Date
24 May 2017
The Pearl River Delta region launched industrial restructuring in 2009 in line with the country's move to an innovation-driven economy. Photo: Xinhua
The Pearl River Delta region launched industrial restructuring in 2009 in line with the country's move to an innovation-driven economy. Photo: Xinhua

Pearl River Delta: Challenges and opportunities

The Pearl River Delta National Independent Innovation Demonstration Zone was officially established on Nov. 12 as part of the an industrial cluster.

The cluster will have eight high-tech zones including Guangzhou, Zhuhai, Foshan, Huizhou Zhongkai and Jiangmen.

There are three main opportunities for the Pearl River Delta region under the 13th Five-Year Plan.

The first comes from the shift to a development model from a rapid-growth strategy.

Local authorities have allowed Guangdong to move one step at a time since opening it up to investment.

With its proximity to Hong Kong and Macau, the region is pursuing a trade model of “stores in front and factories behind”.

Between 1978 and 2008, the regional economy grew by double digits, up to 4 percentage points above Guangdong’s average growth rate.

The region has established itself as one of the world’s major manufacturing hubs and created a Pearl River Delta economic miracle.

As a result, Guangdong has become the nation’s largest economic powerhouse.

However, waning external demand and a shortage of resources have capped growth below 9 percent for the first time since 2009.

Last year, it shrank to 7.8 percent.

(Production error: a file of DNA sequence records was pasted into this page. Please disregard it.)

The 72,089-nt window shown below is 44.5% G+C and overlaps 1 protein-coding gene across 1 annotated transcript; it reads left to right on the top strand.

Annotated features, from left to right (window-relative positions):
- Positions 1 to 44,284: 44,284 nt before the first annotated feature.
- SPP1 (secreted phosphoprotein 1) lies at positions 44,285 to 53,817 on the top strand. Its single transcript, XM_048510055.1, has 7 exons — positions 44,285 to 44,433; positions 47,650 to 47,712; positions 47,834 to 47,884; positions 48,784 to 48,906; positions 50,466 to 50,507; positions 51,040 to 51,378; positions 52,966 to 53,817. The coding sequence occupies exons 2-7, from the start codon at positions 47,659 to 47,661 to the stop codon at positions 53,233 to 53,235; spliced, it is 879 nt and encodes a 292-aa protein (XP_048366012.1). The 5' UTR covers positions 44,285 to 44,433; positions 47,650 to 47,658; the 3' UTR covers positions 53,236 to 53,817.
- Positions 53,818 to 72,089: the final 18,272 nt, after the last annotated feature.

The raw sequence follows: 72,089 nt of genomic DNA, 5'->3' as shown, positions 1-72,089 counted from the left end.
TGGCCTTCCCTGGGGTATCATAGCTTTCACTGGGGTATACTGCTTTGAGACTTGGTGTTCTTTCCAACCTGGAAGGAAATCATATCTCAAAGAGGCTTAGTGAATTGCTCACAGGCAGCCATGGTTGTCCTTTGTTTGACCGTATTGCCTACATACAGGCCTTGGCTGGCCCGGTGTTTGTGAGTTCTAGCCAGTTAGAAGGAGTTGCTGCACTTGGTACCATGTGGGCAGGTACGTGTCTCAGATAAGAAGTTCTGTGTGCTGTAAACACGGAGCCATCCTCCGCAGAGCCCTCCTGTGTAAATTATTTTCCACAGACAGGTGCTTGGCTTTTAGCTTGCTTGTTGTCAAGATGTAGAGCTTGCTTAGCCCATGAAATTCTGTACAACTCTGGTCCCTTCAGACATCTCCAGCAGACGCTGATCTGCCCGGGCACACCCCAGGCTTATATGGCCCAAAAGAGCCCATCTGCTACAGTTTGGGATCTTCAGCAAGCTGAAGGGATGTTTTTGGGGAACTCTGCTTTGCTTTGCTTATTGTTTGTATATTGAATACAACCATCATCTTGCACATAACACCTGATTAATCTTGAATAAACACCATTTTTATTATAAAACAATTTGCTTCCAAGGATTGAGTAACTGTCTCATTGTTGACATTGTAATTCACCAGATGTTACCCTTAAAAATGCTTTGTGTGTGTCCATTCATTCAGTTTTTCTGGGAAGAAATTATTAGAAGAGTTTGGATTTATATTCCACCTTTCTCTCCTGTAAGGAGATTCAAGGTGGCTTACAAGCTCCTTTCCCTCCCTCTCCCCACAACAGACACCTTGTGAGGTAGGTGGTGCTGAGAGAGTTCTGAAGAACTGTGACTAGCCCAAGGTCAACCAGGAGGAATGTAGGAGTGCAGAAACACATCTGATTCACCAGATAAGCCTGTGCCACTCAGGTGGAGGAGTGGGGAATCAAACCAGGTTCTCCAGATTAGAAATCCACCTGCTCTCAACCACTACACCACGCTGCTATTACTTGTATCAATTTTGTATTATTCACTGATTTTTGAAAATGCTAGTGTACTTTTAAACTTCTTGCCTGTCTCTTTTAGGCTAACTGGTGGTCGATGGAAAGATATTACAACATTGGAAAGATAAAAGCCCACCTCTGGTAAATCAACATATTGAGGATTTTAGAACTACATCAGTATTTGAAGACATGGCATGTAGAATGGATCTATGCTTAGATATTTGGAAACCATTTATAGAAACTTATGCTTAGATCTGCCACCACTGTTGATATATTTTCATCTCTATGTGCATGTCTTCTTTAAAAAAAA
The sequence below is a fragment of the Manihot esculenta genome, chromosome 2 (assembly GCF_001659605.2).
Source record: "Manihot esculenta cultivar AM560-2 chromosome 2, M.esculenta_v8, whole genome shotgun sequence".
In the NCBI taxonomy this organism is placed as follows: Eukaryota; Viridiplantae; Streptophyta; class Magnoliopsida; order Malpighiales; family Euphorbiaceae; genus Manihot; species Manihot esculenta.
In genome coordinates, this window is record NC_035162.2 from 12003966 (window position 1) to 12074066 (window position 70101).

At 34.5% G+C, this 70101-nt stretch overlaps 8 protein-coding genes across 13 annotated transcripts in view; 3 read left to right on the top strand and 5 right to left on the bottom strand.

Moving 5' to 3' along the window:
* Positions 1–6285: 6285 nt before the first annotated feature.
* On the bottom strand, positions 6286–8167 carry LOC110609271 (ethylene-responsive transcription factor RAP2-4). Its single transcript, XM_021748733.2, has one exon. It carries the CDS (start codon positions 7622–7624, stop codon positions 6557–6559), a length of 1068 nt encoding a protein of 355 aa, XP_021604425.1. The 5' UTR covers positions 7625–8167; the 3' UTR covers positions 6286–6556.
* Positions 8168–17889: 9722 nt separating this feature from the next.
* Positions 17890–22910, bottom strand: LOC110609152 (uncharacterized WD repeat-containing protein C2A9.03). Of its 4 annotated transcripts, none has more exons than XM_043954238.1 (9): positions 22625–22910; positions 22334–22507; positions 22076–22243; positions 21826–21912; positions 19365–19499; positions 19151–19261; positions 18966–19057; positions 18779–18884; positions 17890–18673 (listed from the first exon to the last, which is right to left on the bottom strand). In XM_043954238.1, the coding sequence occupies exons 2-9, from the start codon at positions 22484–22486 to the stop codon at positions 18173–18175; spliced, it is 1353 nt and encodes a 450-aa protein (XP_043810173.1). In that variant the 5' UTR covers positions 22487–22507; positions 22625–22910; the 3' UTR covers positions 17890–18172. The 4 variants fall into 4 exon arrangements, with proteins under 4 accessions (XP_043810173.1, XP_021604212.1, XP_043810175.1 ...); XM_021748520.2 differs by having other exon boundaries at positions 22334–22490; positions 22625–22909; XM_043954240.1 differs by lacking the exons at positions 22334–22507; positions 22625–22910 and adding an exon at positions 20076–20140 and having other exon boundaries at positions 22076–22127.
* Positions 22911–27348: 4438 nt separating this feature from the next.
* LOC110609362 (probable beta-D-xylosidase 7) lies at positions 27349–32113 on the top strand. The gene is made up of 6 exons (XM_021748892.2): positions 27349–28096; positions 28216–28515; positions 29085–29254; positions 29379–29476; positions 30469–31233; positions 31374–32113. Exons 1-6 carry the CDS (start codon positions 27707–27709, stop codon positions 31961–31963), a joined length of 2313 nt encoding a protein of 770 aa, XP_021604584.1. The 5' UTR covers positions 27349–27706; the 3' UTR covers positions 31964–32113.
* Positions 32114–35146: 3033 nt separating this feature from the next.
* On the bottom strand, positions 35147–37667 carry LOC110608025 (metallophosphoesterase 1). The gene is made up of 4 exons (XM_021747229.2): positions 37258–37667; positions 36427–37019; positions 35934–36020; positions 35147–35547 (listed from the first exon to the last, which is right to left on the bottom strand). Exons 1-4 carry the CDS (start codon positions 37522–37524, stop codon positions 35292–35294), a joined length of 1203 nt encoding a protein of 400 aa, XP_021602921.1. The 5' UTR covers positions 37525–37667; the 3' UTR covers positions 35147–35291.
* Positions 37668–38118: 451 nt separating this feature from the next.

The Pearl River Delta region launched industrial restructuring in 2009 in line with the country’s move to an innovation-driven economy.

The second opportunity for the region comes from its own efforts to raise quality and efficiency, eschewing rapid expansion.

The regional economy was worth of 5.78 trillion yuan last year, 450 times bigger than it was before the opening up.

The figure is up 58.4 times from the early 1990s.

By contrast, the local government’s fiscal revenue rose 54.3 times during the same period.

That means for every fixed investment of 10,000 yuan, 29,000 yuan of new GDP was generated compared with 38,000 yuan previously.

The third opportunity comes from two-way investment flows and less reliance on foreign capital and technology.

However, the global economy is still struggling, without any sign of a new growth engine.

The Pearl River Delta region needs to allocate resources more efficiently.

That creates an opportunity to deepen its links with Hong Kong and Macau.

Most cities in the region have managed to stabilize growth despite the global slowdown.

Guangzhou and Shenzhen, the region’s two largest economies, reported GDP growth of 8.3 percent and 8.7 percent, respectively, in the first three quarters.

Both surpassed the 7.9 percent growth of Guangdong province.

Meanwhile, Zhuhai expanded 9.3 percent, making it the fastest-growing economy in the region. Foshan, Zhongshan, Jiangmen all achieved 8.3 percent growth.

The region’s manufacturing sector continues to develop toward the high end of the value chain.

Six cities and one district in the Pearl River West saw their equipment manufacturing investment expand by more than 20 percent. Added value rose 13.4 percent to 175 billion yuan.

High-tech manufacturing achieved added value of 580 billion yuan, up 9.8 percent from the year before, accounting for 26.7 percent of the industrial sector.

The service sector created more than 231,000 new jobs while traditional manufacturing laid off 240,000 employees.

The sector accounts for 66.1 percent and 59 percent of the economy of Guangzhou and Shenzhen, respectively.

This article appeared in the Hong Kong Economic Journal on Nov. 16.

Translation by Julie Zhu

[Chinese version中文版]

– Contact us at [email protected]

JZ/DY/RA

Associate professor, College of Economics, Jinan University

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